Contemporary Critics

Contemporary authors fueled this competition through biographies of artists, letters, and critical writings on the theories of art. These theories centered on the artist’s ability to imitate and copy nature, an idea studied greatly during the humanist and Renaissance times. In some instances “texts on disegno and colorito [in the mid-sixteenth century] probably reveal more about the topoi of literary debate than the practice of the painter with his brushes.”[1]

Girogio Vasari, Self-Portrait, 1566-1568, Florence, Galleria degli Uffizi, (Image Credit to Museums of Florence)

Giorgio Vasari, an artist and author of The Lives of the Artists. Vasari knew and conversed with the Renaissance masters, such as Michelangelo and Titian. He wrote much on the concept of disegno vs. colorito, siding with his Tuscan brethren that disegno was superior over all. He praised Titian for his understanding of color but believed “it was [just] a pity artisans in Venice did not learn to draw well from the beginning and that Venetian painters did not have a better method of study.”[2]

 

 

Titian, Portrait of Pietro Aretino, 1545, Florence, Galleria Pitti (image credit to ARTstor)

Pietro Aretino was a great poet and art critic who influenced the popularity of many artists, including Michelangelo and especially Titian. Aretino is from the small town of Arezzo in Tuscany but spent the majority of his life in Venice and wrote many poems and letters concerning how much he loved the city. He had an interesting relationship with Titian; the two were great friends but also “perhaps this association resulted from pure self-interest” and profit for both.[3] He explains the artist’s brush as creating life, that in one unknown work “the flesh-tints so beautifully painted that they resemble snow streaked with vermillion, and seem to be warm and to pulsate with the very essence of life.”[4] It was a quite the relationship, and through the letters they wrote to each other “they seem to have agreed about everything, from types of feminine beauty to the misdeeds of princes, as well as in all problems of painting techniques.”[5] Aretino does begin to question Titian’s late works and believes that they might be unfinished.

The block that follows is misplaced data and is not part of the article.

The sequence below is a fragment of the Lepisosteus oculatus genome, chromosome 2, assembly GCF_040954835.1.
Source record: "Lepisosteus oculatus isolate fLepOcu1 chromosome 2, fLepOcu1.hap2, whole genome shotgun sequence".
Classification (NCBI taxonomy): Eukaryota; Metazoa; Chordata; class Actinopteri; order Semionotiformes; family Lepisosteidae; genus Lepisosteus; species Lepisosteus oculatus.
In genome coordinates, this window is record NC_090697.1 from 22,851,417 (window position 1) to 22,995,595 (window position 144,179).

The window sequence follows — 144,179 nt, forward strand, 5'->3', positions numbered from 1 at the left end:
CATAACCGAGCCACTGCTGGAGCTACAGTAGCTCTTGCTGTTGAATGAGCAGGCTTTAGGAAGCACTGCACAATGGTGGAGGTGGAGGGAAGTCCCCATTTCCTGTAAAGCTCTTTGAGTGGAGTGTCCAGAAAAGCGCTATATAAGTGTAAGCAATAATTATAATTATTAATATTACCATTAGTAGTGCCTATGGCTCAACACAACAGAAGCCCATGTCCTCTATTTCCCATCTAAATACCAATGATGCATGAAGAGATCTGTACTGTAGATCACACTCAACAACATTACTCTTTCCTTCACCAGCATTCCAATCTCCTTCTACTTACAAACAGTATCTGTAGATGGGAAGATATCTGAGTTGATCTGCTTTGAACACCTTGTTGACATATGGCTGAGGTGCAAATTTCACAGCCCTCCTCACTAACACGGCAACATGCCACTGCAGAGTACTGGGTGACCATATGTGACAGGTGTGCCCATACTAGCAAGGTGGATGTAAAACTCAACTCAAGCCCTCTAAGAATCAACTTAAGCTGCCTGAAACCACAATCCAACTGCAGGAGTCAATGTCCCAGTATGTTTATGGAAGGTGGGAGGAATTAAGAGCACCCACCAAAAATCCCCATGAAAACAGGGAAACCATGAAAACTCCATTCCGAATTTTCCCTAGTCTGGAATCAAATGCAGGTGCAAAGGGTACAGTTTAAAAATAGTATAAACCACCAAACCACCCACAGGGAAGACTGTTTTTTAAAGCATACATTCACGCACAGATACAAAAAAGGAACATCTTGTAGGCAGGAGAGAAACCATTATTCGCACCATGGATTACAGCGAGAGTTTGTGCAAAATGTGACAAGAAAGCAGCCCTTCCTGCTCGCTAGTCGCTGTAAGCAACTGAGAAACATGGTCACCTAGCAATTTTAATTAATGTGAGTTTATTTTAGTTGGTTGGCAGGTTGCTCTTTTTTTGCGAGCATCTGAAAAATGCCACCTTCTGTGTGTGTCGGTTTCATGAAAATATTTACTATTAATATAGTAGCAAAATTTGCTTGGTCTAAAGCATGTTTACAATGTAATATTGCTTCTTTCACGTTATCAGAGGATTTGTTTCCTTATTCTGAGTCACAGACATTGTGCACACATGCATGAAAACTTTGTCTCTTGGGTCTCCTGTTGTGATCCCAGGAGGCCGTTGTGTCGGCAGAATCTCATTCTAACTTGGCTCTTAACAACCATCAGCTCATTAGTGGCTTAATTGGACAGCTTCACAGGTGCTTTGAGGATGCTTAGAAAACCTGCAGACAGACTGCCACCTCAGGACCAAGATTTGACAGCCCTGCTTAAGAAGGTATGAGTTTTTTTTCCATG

Lo–dovico Dolce was another important critic of Italian painting and believed Titian and colorito were superior. In his work, L’ Aretino, Dolce writes about his thought of painting but it seems his “intention [was] to persuade [his readers] that besides Michelangelo have achieved artistic excellence, although the finest remain Michelangelo, Raphael, and Titian.”[6] Dolce saw nothing wrong with what Titian was doing with oil painting and believed it was the greatest work being made at the time. He sees painting as “nothing other that the imitation of art” and its purpose was to “express ‘the thoughts and feelings of the spirit.’”[7] The common theory at this time which Dolce writes about concerns the idea there were three categories to consider when producing a painting: invention, design, and color. His main goal, however, still seemed to focus on increasing the fame of Titian and Raphael, and decreasing the power of Michelangelo.

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[1] Paul Hills, Venetian Colour: Marble, Mosaic, Painting and Glass 1250-1550, (New Haven: Yale University Press, 1999), 219.

[2] Giorgio Vasari, The Lives of the Artists, Trans. Julia Conaway Bondanella and Peter Bondanella, (New York: Oxford Press, 1998),  501.

[3] Bruce Cole, Titian and Venetian Paintings: 1450-1590, (Boulder, CO: Westview Press, 1999), 138.

[4] Pietro Aretino, Selected Letters, Trans. By George Bull, (New York: Penguin Books, 1976), 68.

[5] James Cleugh, The Divine Aretino, (New York: Stein and Day, 1965), 184.

[6] D. R. Wright, “Structure and Significance in Dolce’s L’Aretino,” The Journal of Aesthetics and Art Criticism 45, no. 3 (Spring 1987): 278, http://www.jstor.org/stable/431456 (accessed November 7, 2011).

[7] Wright, “Structure and Significance in Dolce’s L’Aretino,” 277.

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